The Dodge Viper’s days — in its current configuration at least — are numbered. In a world where manufacturers are doing whatever they can to reach 54.5 miles per gallon by 2025, there’s no place for a 645hp, 10-cylinder behemoth like this. But we should consider ourselves lucky we had the chance to see it while we could.
It’s hard to talk about the Dodge Viper without discussing the history that got it here in the first place. It is an “American car” in the purest sense of those words. It’s not just a car that happens to be sold by a car company headquartered in America, but put together out of parts built all over the world. Every year, it ends up in the top 10 of “most American cars,” because it’s hand-crafted here, mostly by a small number of craftsmen and suppliers that put the cars together by order. Ours was put together by “Sneaky Pete,” as evidenced by the plaque on the dash.
The car was a crazy idea in 1988, when Chrysler was at one of the lowest ebbs in its continuously rocky history. In 1988, Chrysler wasn’t nearly done building K-Cars. It still had rear-drive, full-size arks like the Dodge Diplomat and the Chrysler Fifth Avenue.
But it also had Bob Lutz, and it had Tom Gale at Chrysler Design. Lutz, the Swiss-born, Marine pilot, shoot-from-the-hip, good guy executive, who would later become the Chairman of General Motors, wanted a modern-day Cobra. He’d been enamored with Carroll Shelby long enough, and involved Shelby in the initial prototypes, though the car that Dodge built wouldn’t have much to do with Shelby’s original designs.
The car initially arrived in 1992, and it’s been through three different generations (four, if you count the Phase II cars released in 2008 as a “generation”). The current generation, the VX Viper, showed up in 2010 at the NADA conference in Orlando, and officially went on sale in 2013.
Throughout the revisions, the Viper has remained completely true to the original concept that Lutz and Gale worked out in 1988. It’s not a Corvette. Corvettes are capable of being brutally fast, but at the same time, Corvettes can be sedate and pleasant.
Nobody ever called a Viper “pleasant.” It is a car that brooks no ineptitude. Lose focus for a second, and if you’re lucky, you’re waiting for a wrecker to arrive while standing next to a Viper-shaped hole in the bushes.
It’s not a Hellcat, either. Last summer, we had a chance to sample the Dodge Challenger SRT Hellcat, with 707 supercharged horsepower. Internet test-drivers were abuzz about how lethal and “undriveable” the Hellcat was in a normal commute. That’s completely untrue. The Hellcat is capable of being driven like your mom’s Camry.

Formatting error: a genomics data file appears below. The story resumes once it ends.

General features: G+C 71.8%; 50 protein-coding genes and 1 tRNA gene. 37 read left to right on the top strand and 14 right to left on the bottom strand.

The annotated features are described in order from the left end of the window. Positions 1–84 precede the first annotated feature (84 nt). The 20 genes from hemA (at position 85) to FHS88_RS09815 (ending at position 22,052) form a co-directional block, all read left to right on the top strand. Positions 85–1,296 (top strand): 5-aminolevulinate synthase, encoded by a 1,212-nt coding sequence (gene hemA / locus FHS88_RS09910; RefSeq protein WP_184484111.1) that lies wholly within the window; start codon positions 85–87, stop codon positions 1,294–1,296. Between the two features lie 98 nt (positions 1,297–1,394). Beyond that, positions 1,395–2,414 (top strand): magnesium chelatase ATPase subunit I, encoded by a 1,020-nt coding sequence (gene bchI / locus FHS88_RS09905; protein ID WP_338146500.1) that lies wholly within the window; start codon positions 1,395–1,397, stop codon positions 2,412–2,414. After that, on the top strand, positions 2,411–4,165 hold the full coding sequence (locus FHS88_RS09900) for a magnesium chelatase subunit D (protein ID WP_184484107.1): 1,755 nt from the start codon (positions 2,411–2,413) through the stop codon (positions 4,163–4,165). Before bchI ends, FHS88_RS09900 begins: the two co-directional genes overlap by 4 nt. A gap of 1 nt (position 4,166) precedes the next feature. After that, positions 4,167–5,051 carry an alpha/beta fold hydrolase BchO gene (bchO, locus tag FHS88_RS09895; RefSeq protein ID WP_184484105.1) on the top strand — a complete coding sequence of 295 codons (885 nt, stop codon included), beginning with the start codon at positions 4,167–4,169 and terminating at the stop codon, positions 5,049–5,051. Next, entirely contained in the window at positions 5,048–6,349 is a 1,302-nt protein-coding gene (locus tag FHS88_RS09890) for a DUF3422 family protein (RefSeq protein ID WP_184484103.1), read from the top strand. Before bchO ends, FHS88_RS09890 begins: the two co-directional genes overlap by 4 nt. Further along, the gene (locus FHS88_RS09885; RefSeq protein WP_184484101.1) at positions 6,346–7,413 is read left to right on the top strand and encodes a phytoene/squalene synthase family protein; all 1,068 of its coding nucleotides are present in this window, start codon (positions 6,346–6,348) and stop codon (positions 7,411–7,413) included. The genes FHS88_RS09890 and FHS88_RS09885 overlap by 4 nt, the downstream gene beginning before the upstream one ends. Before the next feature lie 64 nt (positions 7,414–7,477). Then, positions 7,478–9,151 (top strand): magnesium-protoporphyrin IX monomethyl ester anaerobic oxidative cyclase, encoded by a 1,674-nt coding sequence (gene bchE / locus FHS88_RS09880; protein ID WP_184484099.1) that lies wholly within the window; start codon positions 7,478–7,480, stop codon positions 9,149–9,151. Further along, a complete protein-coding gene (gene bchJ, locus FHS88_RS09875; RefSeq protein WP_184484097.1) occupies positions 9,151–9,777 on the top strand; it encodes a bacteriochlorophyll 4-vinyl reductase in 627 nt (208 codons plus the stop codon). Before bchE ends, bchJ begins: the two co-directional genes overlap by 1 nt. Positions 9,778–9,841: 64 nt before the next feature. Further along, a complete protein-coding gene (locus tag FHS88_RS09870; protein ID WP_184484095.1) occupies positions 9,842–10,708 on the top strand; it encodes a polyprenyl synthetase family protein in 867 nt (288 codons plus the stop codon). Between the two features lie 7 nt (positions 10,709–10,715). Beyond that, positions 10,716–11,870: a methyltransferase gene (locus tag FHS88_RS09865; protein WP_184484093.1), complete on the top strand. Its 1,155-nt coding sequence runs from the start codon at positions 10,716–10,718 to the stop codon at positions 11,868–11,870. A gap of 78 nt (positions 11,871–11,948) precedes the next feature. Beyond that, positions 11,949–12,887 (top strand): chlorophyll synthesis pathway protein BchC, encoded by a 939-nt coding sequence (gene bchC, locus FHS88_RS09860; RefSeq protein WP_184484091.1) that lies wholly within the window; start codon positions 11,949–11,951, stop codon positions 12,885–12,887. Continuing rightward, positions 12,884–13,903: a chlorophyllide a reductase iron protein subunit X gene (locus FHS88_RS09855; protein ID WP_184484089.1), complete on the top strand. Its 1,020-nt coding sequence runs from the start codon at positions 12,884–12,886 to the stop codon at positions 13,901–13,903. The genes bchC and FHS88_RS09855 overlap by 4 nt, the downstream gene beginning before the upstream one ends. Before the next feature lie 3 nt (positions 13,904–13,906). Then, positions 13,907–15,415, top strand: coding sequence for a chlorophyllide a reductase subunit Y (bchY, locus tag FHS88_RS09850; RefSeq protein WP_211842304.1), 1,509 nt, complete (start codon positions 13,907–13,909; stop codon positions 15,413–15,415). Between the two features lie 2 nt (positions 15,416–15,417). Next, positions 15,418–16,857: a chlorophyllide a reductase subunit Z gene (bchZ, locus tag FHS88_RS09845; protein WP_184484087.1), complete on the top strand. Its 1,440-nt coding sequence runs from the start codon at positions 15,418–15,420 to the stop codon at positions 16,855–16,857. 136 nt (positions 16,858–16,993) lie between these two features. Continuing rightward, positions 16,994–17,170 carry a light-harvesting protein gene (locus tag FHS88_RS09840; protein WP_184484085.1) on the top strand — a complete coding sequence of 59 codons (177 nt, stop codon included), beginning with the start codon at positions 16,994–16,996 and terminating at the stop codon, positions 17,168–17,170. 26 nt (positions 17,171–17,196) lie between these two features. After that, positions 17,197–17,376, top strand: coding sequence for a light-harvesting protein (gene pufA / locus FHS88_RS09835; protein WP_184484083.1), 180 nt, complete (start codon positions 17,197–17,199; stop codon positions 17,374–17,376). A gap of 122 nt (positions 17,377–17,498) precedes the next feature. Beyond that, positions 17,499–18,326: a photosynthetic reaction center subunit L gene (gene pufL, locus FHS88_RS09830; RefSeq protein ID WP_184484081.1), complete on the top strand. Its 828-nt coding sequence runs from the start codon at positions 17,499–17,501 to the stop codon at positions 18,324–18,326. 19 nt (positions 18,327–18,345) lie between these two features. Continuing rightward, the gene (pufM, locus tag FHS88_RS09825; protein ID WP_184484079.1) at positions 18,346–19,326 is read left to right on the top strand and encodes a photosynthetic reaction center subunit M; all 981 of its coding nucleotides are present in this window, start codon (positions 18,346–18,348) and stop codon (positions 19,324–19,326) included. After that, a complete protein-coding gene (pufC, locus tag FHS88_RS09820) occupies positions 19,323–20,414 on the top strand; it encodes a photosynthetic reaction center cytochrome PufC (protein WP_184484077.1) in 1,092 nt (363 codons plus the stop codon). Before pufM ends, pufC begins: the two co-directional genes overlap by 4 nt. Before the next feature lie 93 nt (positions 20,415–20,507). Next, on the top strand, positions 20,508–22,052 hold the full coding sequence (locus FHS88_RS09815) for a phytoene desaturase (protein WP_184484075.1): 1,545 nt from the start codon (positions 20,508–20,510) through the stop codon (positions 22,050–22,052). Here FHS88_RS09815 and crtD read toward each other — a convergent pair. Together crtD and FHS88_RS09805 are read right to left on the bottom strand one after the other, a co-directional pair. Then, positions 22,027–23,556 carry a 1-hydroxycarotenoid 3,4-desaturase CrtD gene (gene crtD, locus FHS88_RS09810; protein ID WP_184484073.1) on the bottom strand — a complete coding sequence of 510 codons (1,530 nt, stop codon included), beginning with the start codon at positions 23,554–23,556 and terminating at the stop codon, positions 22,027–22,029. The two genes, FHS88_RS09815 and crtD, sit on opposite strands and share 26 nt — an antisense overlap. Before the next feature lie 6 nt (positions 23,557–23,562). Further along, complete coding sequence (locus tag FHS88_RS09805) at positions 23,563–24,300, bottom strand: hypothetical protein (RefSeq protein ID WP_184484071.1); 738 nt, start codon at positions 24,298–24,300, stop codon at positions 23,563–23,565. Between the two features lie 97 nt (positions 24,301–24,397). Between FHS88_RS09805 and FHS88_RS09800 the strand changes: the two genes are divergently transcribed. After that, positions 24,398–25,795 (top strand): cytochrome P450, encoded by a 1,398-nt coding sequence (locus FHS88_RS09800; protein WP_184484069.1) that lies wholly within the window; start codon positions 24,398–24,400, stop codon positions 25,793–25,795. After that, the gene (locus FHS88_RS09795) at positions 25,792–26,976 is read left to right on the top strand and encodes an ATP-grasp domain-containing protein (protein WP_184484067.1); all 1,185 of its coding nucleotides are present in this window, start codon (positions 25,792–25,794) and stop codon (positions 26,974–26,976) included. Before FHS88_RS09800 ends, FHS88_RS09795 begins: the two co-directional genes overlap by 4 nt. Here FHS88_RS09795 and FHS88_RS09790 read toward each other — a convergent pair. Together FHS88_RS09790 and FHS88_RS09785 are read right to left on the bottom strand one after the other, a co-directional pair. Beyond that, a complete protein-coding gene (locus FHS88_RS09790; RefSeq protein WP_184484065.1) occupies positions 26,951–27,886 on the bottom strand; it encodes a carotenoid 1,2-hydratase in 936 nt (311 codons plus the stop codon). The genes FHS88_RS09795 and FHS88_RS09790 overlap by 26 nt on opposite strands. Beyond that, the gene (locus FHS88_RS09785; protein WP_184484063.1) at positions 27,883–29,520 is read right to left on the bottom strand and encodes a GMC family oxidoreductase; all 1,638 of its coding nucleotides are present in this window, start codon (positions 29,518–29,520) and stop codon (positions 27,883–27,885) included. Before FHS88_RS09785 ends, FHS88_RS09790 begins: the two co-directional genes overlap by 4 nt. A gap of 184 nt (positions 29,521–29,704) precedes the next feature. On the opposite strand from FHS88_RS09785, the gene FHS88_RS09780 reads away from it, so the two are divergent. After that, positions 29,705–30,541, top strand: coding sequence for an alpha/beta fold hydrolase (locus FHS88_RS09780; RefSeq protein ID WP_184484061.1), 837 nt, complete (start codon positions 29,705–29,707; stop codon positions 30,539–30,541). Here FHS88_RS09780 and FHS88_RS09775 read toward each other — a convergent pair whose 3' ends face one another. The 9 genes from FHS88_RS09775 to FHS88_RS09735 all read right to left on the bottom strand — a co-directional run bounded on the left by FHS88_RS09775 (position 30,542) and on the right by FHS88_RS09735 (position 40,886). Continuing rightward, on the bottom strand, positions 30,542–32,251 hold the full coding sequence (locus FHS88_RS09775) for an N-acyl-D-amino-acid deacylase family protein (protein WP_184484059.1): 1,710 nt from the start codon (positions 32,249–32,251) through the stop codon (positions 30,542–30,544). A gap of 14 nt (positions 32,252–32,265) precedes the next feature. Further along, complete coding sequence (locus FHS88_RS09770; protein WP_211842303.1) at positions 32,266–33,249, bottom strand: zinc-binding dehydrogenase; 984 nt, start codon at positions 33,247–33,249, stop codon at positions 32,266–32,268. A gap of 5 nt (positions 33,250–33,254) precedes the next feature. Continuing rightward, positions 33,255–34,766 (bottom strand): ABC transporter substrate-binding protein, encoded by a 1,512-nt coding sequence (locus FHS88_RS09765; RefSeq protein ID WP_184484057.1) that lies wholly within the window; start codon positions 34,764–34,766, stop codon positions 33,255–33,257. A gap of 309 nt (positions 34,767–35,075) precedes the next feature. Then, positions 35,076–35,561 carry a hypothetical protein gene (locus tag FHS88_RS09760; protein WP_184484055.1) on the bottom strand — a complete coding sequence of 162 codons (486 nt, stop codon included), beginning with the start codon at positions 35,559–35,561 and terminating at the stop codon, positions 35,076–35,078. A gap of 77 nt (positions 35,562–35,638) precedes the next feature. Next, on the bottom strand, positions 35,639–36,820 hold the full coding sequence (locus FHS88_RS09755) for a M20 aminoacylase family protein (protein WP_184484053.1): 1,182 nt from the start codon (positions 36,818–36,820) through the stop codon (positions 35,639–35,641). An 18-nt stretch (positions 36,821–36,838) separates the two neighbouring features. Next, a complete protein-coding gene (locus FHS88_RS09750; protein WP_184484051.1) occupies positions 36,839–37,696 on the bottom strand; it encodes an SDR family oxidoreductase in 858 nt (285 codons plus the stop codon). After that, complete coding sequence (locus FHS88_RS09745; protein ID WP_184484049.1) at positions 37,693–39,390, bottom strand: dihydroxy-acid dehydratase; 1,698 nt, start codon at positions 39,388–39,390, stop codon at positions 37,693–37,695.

The Viper, on the other hand, is not.
Even on warmed tires, the Viper will swap ends in an instant. The mandatory traction and stability control has the capability of cutting power when it happens, but it’s disarmingly abrupt. All you know is that the throttle was cut, and you’re now on your way to being sideways. We crested a hill on Route 9 in Natick and got on the gas and at 65 miles an hour, and nearly boiled the tires right off the rims.
It’s definitely not a Jaguar F-Type, though you’ll do the same Pilates to get yourself inside it. Once you’re in there, the F-Type is comfortable and completely modern. The Viper is neither. The seats are hard racing buckets no matter what they’re covered in. The console is a giant rectangular bulkhead that cuts you off from your passenger like the command center in a Hummer H1. The exhaust howls at your left ear, and there’s a warning sticker to keep you from frying your leg on the sidepipes.
It’s as anachronistic as a car can get in 2015. In an era when you can’t buy a Lamborghini with a manual transmission, you can’t buy a Viper with anything other than the industrial Tremec six-speed manual, with a shift knob on the end the size of an eight-ball.
Dodge is making a big deal over the hand-crafted nature of these cars. They’re all essentially “one-of-one”. The car we drove was maroon with an Italianate, tan quilted leather interior, but you can literally order these cars in one of 50 million configurations, so you’re not limited by a handful of colors or interior materials.
Did I like it? I loved it. At a time when technology is on the verge of stealing every bit of driving pleasure away from us, it’s heartening to know that a car exists completely almost untethered from it. It’s interesting to note that during FCA’s 8.4-inch Uconnect hacking fiasco last summer, the Viper was one of the vehicles on the list. It almost made it unscathed.
The biggest argument against it is the price. When you can buy Corvette or a Hellcat for $60K, $112,000 seems wildly out of range. But then again, those cars aren’t Vipers.
If you wanted an analogy for the Viper, you wouldn’t have to look much further than the terrific 1976 Don Siegel film The Shootist. It was John Wayne’s last movie, playing a gunfighter facing an undignified death, but standing up to one last showdown. It’s a car out of time. It’s going to be interesting to see what the future holds, and how the next Viper fares in the face of advancing technology.
2015 Dodge Viper GTC
Base Price: $94,995
Price As Tested: $116,285 (not including destination charge)
- Brutal, visceral, eyeball-flattening acceleration
- “One-of-One” custom ordering program
- Throwback to the 1980s
- A Corvette costs half the money
- That the world has changed to the point where a car like this doesn’t have a place in it